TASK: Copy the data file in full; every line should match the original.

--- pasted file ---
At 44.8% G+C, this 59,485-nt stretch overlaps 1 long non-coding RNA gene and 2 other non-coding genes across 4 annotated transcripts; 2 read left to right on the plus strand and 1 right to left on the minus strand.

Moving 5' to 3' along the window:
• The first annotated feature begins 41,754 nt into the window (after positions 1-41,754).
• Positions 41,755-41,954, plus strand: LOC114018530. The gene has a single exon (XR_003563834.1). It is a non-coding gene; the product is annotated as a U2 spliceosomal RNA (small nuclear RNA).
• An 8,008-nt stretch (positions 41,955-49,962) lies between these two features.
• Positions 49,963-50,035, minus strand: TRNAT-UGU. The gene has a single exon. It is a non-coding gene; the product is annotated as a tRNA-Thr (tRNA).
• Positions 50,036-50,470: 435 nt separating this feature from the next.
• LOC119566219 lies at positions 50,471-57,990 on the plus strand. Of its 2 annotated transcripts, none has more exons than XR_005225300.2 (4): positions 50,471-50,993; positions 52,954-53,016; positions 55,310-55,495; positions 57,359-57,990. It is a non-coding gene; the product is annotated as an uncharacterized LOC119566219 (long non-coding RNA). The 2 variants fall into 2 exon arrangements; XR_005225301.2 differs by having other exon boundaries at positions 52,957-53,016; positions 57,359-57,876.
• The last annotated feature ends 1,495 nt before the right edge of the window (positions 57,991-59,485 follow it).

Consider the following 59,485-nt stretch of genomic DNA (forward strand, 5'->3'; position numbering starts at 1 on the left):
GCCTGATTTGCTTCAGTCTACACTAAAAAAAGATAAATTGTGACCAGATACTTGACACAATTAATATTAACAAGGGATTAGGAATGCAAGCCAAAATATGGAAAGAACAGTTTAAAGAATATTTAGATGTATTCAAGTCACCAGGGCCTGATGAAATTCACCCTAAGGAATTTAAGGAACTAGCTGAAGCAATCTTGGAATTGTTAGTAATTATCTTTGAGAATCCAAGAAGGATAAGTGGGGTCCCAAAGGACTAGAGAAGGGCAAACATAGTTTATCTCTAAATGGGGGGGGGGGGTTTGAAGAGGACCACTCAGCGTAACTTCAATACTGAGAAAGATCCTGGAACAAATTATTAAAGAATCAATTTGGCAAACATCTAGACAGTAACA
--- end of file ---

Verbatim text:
At 44.8% G+C, this 59,485-nt stretch overlaps 1 long non-coding RNA gene and 2 other non-coding genes across 4 annotated transcripts; 2 read left to right on the plus strand and 1 right to left on the minus strand.

Moving 5' to 3' along the window:
• The first annotated feature begins 41,754 nt into the window (after positions 1-41,754).
• Positions 41,755-41,954, plus strand: LOC114018530. The gene has a single exon (XR_003563834.1). It is a non-coding gene; the product is annotated as a U2 spliceosomal RNA (small nuclear RNA).
• An 8,008-nt stretch (positions 41,955-49,962) lies between these two features.
• Positions 49,963-50,035, minus strand: TRNAT-UGU. The gene has a single exon. It is a non-coding gene; the product is annotated as a tRNA-Thr (tRNA).
• Positions 50,036-50,470: 435 nt separating this feature from the next.
• LOC119566219 lies at positions 50,471-57,990 on the plus strand. Of its 2 annotated transcripts, none has more exons than XR_005225300.2 (4): positions 50,471-50,993; positions 52,954-53,016; positions 55,310-55,495; positions 57,359-57,990. It is a non-coding gene; the product is annotated as an uncharacterized LOC119566219 (long non-coding RNA). The 2 variants fall into 2 exon arrangements; XR_005225301.2 differs by having other exon boundaries at positions 52,957-53,016; positions 57,359-57,876.
• The last annotated feature ends 1,495 nt before the right edge of the window (positions 57,991-59,485 follow it).

Consider the following 59,485-nt stretch of genomic DNA (forward strand, 5'->3'; position numbering starts at 1 on the left):
GCCTGATTTGCTTCAGTCTACACTAAAAAAAGATAAATTGTGACCAGATACTTGACACAATTAATATTAACAAGGGATTAGGAATGCAAGCCAAAATATGGAAAGAACAGTTTAAAGAATATTTAGATGTATTCAAGTCACCAGGGCCTGATGAAATTCACCCTAAGGAATTTAAGGAACTAGCTGAAGCAATCTTGGAATTGTTAGTAATTATCTTTGAGAATCCAAGAAGGATAAGTGGGGTCCCAAAGGACTAGAGAAGGGCAAACATAGTTTATCTCTAAATGGGGGGGGGGGGTTTGAAGAGGACCACTCAGCGTAACTTCAATACTGAGAAAGATCCTGGAACAAATTATTAAAGAATCAATTTGGCAAACATCTAGACAGTAACA